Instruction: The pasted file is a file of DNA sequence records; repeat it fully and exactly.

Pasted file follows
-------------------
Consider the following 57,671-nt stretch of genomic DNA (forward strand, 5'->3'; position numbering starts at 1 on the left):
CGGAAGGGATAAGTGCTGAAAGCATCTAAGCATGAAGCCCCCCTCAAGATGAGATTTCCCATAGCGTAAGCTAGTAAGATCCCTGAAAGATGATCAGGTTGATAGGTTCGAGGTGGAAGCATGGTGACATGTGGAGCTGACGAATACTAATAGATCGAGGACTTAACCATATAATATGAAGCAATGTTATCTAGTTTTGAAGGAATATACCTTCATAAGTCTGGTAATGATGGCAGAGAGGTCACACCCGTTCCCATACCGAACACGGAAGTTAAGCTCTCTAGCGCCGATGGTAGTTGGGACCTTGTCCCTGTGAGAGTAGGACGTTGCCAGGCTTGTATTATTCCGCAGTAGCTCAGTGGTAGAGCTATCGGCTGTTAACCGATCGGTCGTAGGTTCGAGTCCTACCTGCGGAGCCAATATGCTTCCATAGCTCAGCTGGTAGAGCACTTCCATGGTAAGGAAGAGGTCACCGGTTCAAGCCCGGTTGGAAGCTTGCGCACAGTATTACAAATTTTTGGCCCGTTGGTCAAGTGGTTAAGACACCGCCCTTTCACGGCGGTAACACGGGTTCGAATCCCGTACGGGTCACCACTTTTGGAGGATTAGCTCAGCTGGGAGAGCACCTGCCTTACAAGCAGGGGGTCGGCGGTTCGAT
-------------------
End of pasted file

Consider the following 57,671-nt stretch of genomic DNA (forward strand, 5'->3'; position numbering starts at 1 on the left):
CGGAAGGGATAAGTGCTGAAAGCATCTAAGCATGAAGCCCCCCTCAAGATGAGATTTCCCATAGCGTAAGCTAGTAAGATCCCTGAAAGATGATCAGGTTGATAGGTTCGAGGTGGAAGCATGGTGACATGTGGAGCTGACGAATACTAATAGATCGAGGACTTAACCATATAATATGAAGCAATGTTATCTAGTTTTGAAGGAATATACCTTCATAAGTCTGGTAATGATGGCAGAGAGGTCACACCCGTTCCCATACCGAACACGGAAGTTAAGCTCTCTAGCGCCGATGGTAGTTGGGACCTTGTCCCTGTGAGAGTAGGACGTTGCCAGGCTTGTATTATTCCGCAGTAGCTCAGTGGTAGAGCTATCGGCTGTTAACCGATCGGTCGTAGGTTCGAGTCCTACCTGCGGAGCCAATATGCTTCCATAGCTCAGCTGGTAGAGCACTTCCATGGTAAGGAAGAGGTCACCGGTTCAAGCCCGGTTGGAAGCTTGCGCACAGTATTACAAATTTTTGGCCCGTTGGTCAAGTGGTTAAGACACCGCCCTTTCACGGCGGTAACACGGGTTCGAATCCCGTACGGGTCACCACTTTTGGAGGATTAGCTCAGCTGGGAGAGCACCTGCCTTACAAGCAGGGGGTCGGCGGTTCGAT